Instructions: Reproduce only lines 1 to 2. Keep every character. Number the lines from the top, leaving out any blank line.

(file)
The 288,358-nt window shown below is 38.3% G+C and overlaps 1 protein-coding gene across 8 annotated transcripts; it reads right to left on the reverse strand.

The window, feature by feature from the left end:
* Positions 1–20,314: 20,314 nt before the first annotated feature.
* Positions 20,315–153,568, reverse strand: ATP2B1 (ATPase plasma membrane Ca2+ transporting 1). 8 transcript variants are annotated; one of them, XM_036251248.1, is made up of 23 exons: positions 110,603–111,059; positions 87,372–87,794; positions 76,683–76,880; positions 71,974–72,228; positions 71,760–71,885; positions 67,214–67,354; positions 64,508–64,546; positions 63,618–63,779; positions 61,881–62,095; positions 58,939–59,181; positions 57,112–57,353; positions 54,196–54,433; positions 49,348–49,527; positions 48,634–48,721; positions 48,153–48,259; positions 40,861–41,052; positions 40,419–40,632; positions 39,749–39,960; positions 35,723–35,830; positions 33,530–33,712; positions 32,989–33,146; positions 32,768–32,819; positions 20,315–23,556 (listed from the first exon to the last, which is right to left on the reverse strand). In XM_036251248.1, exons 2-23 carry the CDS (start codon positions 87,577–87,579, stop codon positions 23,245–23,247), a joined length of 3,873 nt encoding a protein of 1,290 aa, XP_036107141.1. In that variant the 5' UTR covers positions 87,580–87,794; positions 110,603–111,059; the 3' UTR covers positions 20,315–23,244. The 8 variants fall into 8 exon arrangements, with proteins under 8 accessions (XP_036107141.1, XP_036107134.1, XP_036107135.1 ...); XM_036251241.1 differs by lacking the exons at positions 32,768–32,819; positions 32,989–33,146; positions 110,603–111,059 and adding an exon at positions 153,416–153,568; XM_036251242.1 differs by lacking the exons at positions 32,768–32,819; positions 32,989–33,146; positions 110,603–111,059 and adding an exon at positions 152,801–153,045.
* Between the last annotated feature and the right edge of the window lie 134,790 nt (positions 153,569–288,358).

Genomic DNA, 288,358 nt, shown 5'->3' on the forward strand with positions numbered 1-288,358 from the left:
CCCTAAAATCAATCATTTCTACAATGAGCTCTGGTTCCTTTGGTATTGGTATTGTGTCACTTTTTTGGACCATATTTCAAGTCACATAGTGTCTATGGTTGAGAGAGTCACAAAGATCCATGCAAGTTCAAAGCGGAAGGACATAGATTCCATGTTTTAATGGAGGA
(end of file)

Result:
The 288,358-nt window shown below is 38.3% G+C and overlaps 1 protein-coding gene across 8 annotated transcripts; it reads right to left on the reverse strand.

The window, feature by feature from the left end: